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Slow Food Movement

By the second half of the 20th century the world was already moving at a fast pace, with a majority of people living fast, driving fast, and eating fast.

Then, as now, you couldn’t turn onto any major highway without a billboard, sign or restaurant promising cheap, fast food uprooted alongside every exit. But these fast-food chains did more than frequent busy stretches of traffic, as soon they were beginning to invade sacred sections of the built-environment.

During the 1980s in Italy, the fast food industry went so far as to propose the construction of a new McDonald’s next to the Spanish Steps in Rome. This helped to kick-start the slow food movement as a protest to big international business and specifically, commercial food chains.

Since then, Slow Food has become a global movement with over 100,000 members in 153 countries.

The Slow Food organization is non-profit and funded mostly by its members, who consist of a diverse network of people, from farmers to teacher to retailers, all linked by their desire to strengthen local communities and preserve food biodiversity. This network provides a web of support from which the organization can operate on a local to global scale.

Slow Food has helped local communities by offering channels of direct communication between local growers and consumers. The latest example of this being the creation of their Earth Markets, which function as farmers’ markets overseen by community management, where farmers and small-scale producers can sell their produce directly to their customers and where consumers have access to an unadulterated food source, with full knowledge of its origins.

On a broader scale, Slow Food works to improve food and cultural education, and have funded food education programs, including school and community gardens, through grants. They also concern themselves with endangered food species. Industrial standardization is now a threat to over 1,000 unique foods from 50 countries around the world. In reaction to this, the Slow Food organization has launched the Ark of Tastes project. This project attempts to rediscover, catalog, and promote foods that are at risk of extinction, and whose commercial and productive potential is closely linked to specific cultures and communities.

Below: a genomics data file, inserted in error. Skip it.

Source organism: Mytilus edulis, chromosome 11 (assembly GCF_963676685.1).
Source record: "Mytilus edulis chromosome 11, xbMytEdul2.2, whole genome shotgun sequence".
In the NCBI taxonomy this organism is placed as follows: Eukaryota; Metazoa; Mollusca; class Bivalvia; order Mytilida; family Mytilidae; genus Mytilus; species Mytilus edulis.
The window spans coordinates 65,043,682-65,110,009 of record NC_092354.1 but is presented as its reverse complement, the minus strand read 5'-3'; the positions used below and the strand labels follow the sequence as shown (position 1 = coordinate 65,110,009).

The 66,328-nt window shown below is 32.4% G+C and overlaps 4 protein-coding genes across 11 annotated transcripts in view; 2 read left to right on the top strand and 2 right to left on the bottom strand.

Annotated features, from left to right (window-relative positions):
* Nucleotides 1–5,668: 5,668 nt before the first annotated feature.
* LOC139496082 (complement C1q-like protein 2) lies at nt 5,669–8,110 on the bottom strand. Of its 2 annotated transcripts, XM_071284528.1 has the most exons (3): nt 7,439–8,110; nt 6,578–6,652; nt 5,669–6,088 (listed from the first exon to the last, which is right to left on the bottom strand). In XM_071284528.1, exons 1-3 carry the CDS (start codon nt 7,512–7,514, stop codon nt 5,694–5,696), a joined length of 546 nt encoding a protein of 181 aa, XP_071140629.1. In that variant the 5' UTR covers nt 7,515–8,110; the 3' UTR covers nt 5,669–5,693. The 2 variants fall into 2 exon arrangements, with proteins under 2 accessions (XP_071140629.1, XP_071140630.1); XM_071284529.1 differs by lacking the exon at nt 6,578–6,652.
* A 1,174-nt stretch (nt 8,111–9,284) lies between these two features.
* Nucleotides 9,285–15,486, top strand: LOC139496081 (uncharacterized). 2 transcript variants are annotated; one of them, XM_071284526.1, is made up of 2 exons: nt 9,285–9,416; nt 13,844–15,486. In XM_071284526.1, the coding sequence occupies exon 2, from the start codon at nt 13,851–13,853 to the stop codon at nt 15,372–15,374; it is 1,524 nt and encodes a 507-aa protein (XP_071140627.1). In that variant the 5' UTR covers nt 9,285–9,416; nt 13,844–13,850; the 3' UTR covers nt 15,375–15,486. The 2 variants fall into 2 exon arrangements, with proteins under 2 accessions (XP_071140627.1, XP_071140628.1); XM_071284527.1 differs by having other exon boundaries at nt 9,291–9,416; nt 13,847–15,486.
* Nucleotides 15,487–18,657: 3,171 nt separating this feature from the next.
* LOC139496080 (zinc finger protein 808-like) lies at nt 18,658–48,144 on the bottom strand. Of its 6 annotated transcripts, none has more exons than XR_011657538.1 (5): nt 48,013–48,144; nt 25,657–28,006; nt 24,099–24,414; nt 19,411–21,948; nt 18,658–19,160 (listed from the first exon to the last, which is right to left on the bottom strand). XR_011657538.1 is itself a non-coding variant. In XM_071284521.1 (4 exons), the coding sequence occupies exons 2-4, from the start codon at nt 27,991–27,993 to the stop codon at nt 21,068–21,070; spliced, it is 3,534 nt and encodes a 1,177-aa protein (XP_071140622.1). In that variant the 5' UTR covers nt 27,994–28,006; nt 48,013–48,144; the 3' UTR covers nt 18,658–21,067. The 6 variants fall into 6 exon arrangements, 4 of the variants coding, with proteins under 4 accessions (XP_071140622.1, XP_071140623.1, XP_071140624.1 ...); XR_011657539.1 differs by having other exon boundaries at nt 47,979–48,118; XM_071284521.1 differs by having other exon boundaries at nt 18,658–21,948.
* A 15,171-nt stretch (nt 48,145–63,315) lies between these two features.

With the help of members and supporters, Slow Food has helped preserve local traditions and economies by protecting regions from the construction of fast food joints, educated people globally about the importance of their food sources, and has helped keep historic buildings and businesses intact.

Anyone can become involved with the slow food organization, whether by becoming a member, through donations and volunteer work, or by consciously consuming foods produced by fair and environmentally sound practices. This is something we can all do, and will enable us to utilize all of our senses, so that we can truly experience and appreciate the food we eat. This can be done by purchasing food directly from local farmers’ markets, dining at local restaurants, and by choosing retailers who sell local produce and products.

By making conscious decisions about what you eat and where your food comes from, you can empower your community and broaden the network of sustainable businesses.

Slow Food International 

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